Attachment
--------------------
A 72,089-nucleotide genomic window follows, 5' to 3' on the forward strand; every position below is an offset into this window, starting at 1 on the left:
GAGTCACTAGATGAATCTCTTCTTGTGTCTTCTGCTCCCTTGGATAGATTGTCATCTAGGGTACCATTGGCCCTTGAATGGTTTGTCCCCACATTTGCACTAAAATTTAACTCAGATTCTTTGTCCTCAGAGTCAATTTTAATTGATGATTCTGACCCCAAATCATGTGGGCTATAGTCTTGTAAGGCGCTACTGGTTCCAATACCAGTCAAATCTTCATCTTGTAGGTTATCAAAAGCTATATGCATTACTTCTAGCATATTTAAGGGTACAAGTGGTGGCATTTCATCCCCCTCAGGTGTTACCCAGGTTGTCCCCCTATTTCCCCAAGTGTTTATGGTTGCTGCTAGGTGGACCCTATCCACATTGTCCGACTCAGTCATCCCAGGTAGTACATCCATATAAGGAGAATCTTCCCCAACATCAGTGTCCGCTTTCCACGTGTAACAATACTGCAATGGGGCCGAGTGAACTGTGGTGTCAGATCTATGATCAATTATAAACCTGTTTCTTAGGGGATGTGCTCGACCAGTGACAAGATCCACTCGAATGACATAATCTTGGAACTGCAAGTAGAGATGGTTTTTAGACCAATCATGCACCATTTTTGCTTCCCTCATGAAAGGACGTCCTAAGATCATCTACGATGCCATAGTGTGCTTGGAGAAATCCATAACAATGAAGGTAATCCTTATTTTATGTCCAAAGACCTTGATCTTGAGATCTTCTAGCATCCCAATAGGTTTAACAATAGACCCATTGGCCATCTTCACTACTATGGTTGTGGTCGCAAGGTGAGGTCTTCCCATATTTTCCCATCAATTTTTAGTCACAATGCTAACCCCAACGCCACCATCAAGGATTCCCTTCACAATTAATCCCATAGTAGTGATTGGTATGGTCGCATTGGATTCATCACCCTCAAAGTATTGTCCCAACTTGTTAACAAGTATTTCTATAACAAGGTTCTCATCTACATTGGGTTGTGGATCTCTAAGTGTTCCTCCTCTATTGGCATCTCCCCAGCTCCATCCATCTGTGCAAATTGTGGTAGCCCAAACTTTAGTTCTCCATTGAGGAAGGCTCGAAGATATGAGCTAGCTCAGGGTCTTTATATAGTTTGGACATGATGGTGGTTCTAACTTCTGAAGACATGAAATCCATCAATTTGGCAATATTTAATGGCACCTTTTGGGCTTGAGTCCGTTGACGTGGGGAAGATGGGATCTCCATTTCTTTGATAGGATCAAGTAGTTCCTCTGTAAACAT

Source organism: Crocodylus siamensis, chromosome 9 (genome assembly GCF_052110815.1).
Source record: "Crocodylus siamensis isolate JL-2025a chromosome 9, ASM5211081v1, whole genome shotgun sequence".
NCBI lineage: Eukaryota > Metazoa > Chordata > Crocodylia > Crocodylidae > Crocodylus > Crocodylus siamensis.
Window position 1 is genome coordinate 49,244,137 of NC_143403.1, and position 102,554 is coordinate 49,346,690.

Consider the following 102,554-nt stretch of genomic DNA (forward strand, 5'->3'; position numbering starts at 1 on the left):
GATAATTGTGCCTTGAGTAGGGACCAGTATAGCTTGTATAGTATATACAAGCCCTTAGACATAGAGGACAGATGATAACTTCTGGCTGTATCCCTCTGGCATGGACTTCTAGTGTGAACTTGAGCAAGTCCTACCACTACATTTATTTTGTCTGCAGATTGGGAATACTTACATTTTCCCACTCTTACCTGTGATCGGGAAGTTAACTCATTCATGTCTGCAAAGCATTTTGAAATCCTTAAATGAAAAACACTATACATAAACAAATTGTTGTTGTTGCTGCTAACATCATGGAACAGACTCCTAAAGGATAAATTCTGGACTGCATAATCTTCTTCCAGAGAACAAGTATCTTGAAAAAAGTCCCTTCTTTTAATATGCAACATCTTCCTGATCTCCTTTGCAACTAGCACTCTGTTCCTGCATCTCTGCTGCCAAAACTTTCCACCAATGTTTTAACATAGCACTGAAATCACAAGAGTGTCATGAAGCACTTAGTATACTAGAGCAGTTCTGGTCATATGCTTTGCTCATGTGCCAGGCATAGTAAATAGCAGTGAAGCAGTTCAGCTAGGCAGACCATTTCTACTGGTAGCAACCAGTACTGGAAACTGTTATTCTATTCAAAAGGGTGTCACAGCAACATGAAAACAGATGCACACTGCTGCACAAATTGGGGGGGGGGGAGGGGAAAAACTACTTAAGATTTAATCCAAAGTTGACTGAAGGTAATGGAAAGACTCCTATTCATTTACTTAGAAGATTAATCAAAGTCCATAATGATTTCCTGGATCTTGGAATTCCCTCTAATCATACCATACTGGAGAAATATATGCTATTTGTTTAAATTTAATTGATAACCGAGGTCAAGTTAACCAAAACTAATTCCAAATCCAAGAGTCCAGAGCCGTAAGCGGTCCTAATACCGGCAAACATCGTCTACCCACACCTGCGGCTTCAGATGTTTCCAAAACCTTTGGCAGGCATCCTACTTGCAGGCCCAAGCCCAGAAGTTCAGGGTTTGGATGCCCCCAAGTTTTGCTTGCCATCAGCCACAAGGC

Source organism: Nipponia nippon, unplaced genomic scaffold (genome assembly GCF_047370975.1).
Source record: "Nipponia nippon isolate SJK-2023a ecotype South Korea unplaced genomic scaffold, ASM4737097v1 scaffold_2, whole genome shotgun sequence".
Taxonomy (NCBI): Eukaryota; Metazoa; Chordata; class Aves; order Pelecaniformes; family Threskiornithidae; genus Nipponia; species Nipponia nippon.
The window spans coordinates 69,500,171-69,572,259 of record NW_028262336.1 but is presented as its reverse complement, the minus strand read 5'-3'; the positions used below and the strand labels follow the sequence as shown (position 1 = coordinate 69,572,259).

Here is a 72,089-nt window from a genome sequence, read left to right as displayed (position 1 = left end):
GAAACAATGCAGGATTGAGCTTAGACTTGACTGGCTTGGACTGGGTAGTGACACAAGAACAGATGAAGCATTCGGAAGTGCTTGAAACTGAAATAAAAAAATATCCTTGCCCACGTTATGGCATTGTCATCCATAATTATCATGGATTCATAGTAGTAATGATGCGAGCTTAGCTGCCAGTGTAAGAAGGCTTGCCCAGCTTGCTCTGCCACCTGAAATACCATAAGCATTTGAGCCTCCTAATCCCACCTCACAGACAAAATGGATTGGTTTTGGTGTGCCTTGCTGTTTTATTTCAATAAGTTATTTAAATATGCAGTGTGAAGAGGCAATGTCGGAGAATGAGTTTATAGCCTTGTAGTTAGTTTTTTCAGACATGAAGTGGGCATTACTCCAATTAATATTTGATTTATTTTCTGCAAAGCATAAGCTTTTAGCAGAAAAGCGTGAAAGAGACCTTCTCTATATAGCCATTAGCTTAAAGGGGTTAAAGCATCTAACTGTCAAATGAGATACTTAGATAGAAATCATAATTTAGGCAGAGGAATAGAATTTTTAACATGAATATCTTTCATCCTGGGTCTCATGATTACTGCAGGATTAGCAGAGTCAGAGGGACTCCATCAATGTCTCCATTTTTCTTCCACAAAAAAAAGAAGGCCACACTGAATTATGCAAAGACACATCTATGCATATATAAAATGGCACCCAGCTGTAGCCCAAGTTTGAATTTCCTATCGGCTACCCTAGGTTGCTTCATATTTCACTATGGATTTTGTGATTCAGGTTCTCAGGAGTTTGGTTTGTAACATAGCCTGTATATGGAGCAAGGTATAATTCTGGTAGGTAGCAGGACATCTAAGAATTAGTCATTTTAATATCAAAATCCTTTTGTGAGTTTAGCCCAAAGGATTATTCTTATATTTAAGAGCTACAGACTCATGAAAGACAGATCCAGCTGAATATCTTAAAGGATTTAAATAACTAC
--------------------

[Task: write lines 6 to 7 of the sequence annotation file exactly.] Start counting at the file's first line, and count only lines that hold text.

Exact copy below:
Window position 1 is genome coordinate 49,244,137 of NC_143403.1, and position 102,554 is coordinate 49,346,690.

Consider the following 102,554-nt stretch of genomic DNA (forward strand, 5'->3'; position numbering starts at 1 on the left):